The buyers and sellers of gold advertise everywhere. Newspapers, broadcast media and the Internet all are filled with ads offering top prices paid for gold in any condition and in any form from 10-karat gold to pure, 24-karat gold. Even gold fillings and scrap gold are avidly sought.
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On the sell side, companies offer gold coins, medals or small bars as investments which hints at the prospect of gold reaching higher market prices. Gold traded close to $1,900 in September this year, although the precious metal has since retreated from that high. For the unwary, uninformed or gullible seller or buyer of gold, there's a minefield of scams waiting. For the well-informed, these hazards can be avoided. (For related reading, see Getting Into The Gold Market.)
Gold coins, both foreign and domestic, are sold at substantial markups over face value. A fair price to pay for American gold coins, according to some authorities, is no more than 3 to 5% more than the spot market price for gold on the day of the transaction. Be especially wary of buying from dealers in distant venues which require the buyer to send money by certified check or bank transfer. Some of these operations are fly-by-night, and frequently the buyer is never sent the gold that was ordered.
Out-of-town dealers often charge exorbitant shipping fees in addition to the markup price, costing the buyer additional, unnecessary expenses. Insurance fees are also charged, adding even more cost. Buy gold only from established, reputable dealers. Before purchasing, research the company online. Check with the Better Business Bureau (BBB) and the Attorney General's Office of your state for any complaints against the company. It's best to buy from dealers in your city with an established street address in a building or store that the dealer has occupied for several years. This stability may indicate that the dealership is operated honestly because of its longevity. If you're buying rare gold coins which have value for collectors, make sure the seller is a member of the Professional Numismatists Guild or the American Numismatic Association. These organizations have strict codes of conduct, and buyer-seller disagreements must be resolved or members of the group risk expulsion.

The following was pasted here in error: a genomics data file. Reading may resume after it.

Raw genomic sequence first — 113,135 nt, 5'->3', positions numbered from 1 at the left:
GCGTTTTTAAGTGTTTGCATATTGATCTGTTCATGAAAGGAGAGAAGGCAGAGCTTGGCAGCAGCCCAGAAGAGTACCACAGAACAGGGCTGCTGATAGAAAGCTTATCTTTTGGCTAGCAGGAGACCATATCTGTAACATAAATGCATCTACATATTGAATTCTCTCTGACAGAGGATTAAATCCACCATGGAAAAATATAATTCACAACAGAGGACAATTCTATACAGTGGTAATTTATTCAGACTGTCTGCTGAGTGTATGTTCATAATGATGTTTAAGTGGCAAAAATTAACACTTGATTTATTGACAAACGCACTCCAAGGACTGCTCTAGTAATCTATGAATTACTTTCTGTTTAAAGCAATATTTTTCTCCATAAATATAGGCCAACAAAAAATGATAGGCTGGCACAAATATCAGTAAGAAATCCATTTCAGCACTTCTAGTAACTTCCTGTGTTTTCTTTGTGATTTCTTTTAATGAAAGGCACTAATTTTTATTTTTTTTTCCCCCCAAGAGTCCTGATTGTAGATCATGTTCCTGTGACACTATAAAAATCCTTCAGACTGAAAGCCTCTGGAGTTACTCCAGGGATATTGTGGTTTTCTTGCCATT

Again, experts stress the importance of researching a company before you bring in your gold for sale. Enter the dealer or company name into the BBB's national search engine to obtain a rating. Steer clear of any company with less than a top-rated rating. Prior to selling your gold, know the spot market price for gold on the day you intend to sell. You can find the price online. Keep in mind that pure gold is 24 karats, and the lower the gold content in the items for sale, such as jewelry or gold chains, the less the item is worth. Be aware of low-ball pricing, in which a dealer will offer considerably less than an item is worth. If you're not satisfied with the offer, walk away. Shop around. See what other dealers are offering for what you have to sell. Always remember, the dealer must also make a profit so you'll never get full gold market value for your sales item.
The Bottom Line
When buying or selling gold, a well-informed consumer is likely to side-step the scams practiced by the unscrupulous people who operate on the fringes of this growing market. Research the company you're dealing with. It's probably safer and less expensive to buy from, or sell to, dealers in your own city. Know the price of gold on the day you intend to sell or buy. Walk away if you're not satisfied with the buy or sell price. (For related reading, see How Gold Performed In 2011.)